Militants, not forces, killed separatists: Hurriyat leader  NDTV Correspondent, Updated: January 03, 2011 16:26 IST ad_title  PLAYClick to Expand & Play Srinagar:  It's probably a first in Kashmir's separatist movement's history. Senior separatist leader and former chairman of the Hurriyat Conference Abdul Ghani Bhat has admitted that militants, and not security agencies, are responsible for the killing of some of top separatist leaders including Mirwaiz Moulvi Farooq and Abdul Gani Lone.  Speaking to NDTV, Bhat said, "Killing is horrible. No human individual even with a modicum of ethics in him can justify the killing of anybody, particularly the innocent when they fall to bullets. The human conscience must shiver and as far as I am concerned I know that people like Abdul Hadwani, like Maulana Mahmood Farooq, like Abdul Gani Lone fell to the bullets of our own people."  It's a significant shift of stance for Hurriyat that has been accusing security forces all along for their leaders' deaths. Lone was killed for his peace efforts in 2002 and Mirwaiz Farooq in 1991.  Justifying his stand, Bhat said, "The security forces on the soil of Kashmir are not angels. They are also involved in the killing of people. But my problem are my own people who kill my own people and this is what is aching each thinking Kashmiri. Whether or not he speaks out is a different story."      * Share this on Rediff.com Rediff.com     * NDTVTwitter     * NDTVNDTV Social     * Share with MessengerLive Messenger     * NDTVGmail Buzz     * NDTVPrint   Bhat also said that he may suffer and even be killed for speaking the truth but won't cow down in fear.  "My own brother was also killed by my own boys and this is a stark reality. When I recognise the stark reality, I am afraid I may also suffer. But let me suffer. Let me not seal my mouth and pull out my ears. Whether you speak out the truth or not but I am determined to do it. I have done it and I stand by it", Bhat said.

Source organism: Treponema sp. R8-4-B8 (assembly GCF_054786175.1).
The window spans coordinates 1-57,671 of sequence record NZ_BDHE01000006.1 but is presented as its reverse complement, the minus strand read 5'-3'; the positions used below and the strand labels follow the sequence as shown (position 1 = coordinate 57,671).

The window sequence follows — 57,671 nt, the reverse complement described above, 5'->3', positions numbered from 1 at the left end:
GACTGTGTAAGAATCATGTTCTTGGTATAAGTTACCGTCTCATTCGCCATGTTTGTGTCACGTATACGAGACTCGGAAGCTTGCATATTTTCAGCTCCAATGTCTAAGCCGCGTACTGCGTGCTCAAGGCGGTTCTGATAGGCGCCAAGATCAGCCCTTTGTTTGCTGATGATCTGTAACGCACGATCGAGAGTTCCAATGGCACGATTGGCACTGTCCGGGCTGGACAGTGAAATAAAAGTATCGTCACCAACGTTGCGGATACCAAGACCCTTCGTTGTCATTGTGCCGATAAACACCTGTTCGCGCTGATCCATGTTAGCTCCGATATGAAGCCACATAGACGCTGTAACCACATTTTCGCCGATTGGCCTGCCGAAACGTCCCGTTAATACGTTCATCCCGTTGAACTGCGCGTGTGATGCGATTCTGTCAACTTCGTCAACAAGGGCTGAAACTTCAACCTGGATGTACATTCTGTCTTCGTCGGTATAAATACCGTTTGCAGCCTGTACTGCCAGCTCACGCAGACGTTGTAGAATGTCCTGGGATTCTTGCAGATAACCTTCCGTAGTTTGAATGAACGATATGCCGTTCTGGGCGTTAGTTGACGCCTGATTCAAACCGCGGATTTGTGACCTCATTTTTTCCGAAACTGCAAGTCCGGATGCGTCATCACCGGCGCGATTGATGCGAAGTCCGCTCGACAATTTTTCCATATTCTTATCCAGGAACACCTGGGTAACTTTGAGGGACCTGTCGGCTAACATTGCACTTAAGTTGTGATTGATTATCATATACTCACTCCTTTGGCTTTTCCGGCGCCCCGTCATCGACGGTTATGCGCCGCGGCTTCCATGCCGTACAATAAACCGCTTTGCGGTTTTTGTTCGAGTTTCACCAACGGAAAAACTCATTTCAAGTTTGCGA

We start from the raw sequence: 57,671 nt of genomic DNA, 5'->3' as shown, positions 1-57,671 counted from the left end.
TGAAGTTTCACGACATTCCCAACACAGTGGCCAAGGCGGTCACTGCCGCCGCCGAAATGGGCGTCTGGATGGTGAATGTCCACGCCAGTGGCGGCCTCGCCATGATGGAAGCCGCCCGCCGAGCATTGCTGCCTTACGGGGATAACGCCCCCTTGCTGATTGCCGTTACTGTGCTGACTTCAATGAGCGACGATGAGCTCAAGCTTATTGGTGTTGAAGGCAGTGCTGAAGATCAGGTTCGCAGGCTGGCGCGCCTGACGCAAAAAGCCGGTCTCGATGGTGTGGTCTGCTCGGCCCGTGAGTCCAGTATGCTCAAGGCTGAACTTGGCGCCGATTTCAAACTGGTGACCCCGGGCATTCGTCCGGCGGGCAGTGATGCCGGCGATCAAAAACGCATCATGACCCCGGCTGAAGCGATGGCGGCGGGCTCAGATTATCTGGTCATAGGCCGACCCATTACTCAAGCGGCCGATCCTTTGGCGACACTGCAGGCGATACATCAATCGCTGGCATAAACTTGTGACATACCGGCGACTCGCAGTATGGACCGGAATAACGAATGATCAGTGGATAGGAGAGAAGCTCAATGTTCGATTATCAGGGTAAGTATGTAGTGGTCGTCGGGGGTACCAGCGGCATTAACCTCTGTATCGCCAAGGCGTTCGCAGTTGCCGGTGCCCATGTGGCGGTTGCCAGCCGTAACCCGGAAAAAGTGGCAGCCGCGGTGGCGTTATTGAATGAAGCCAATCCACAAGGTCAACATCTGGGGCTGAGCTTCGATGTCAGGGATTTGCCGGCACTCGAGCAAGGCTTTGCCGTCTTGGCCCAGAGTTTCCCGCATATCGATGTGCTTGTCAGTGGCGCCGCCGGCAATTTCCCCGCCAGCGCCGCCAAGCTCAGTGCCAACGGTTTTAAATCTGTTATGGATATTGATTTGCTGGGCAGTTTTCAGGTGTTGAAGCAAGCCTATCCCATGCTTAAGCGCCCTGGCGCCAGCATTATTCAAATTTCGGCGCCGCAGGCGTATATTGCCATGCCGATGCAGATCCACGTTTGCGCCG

Lockheed in talks with govt for six extra C-130 J NEW DELHI: Lockheed Martin is in talks with the government for a follow-on order of six additional C-130 J 'Super Hercules' transport aircraft through the Foreign Military Sales route. It is also, separately, in discussions with the ministry of defence over the supply of its Javelin anti-tank missile systems.  "Yes, we are in discussions. They are obviously very pleased with the first six aircraft, and that is actually a better question to the IAF as to when they are going to want the follow-on aircraft," Lockheed Martin India chief Roger Rose told ET in an exclusive chat.  Lockheed's C-130 J transport aircraft are seen as critical to India's military needs, as it seeks to move an increasing number of troops and equipment to secure its northern borders with China and Pakistan.  The aircraft, which has been customised for Special Forces operations, is reputed to be the best in its class, and has the ability to air-transport forces to and from high altitude areas.  "This, because it will be a follow-on order, will be through the FMS route.There are so many advantages to the FMS route (of selling aircraft). The IAF gets it at the same exact prices as the USAF, and get the full faith and guarantee of the US government," Rose said.  However, there has been rampant speculation that the the aircraft will be without a number of communication interfaces, due to a combination of India's refusal to sign two strategic pacts, the Communications Interoperability and Security Memorandum of Agreement (CISMOA); and the Basic Exchange and Cooperation Agreement for Geo-spatial Cooperation (BECA) with the US government.  America's strict technology export regulations forbid the transfer of critical technology to non-signatories.  "We are delivering them exactly as ordered, to the IAF. It (India's refusal) has not affected these aircrafts," the Lockheed Martin India head pointed out.  New Delhi's position is shaped largely by the hardball stand adopted by the Indian Air Force that the said strategic agreements infringe on its military sovereignty.  Rose also said that discussions with the ministry of defence relating to the sale of its Javelin anti-tank guided missiles (ATGM), produced jointly with Raytheon , to the Indian Army were ongoing.  "We have held briefings and have conducted demonstrations for the product. The two governments are in discussions. In the last couple of weeks, we have had a team here in India talking to the defence public sector units and the Indian Army. It is an act in progress," Rose said.  Faced with a huge shortfall of anti-tank guided missiles, coupled with the delayed induction of the indigenous Nag' missile, India has been looking at the rather expensive Javelin ATGM systems from the U.S. Indian infantry formations urgently require a proven ATGM to handle Pakistani and Chinese tank forces, which now include the extremely capable Ukrainian T-80 and T-85 tanks.  Combat proven in Afghanistan and Iraq, eleven countries have selected Javelin to meet their anti-armor requirements, as the thirdgeneration ATGM is a 'fire-and-forget' missile with lock-on before launch and automatic selfguidance .  With regard to the F-35 combat aircraft, the world's largest defence vendor has already held briefings for the Indian Navy, in response to the latter's Request for Information (RFI) sent out last year, but will not be showcasing what is seen as the most advanced jet fighter in the world at Aero India 2011.  "We have had some queries on the F-35 from the Indian Navy, and right now, we follow the customers' desires and intentions.If the Indian government does seriously wish to pursue the F-35 , then we'll pass it over to the USAF," Rose said, adding that Lockheed had not offered the F-35 to the government, but had merely carried out briefings.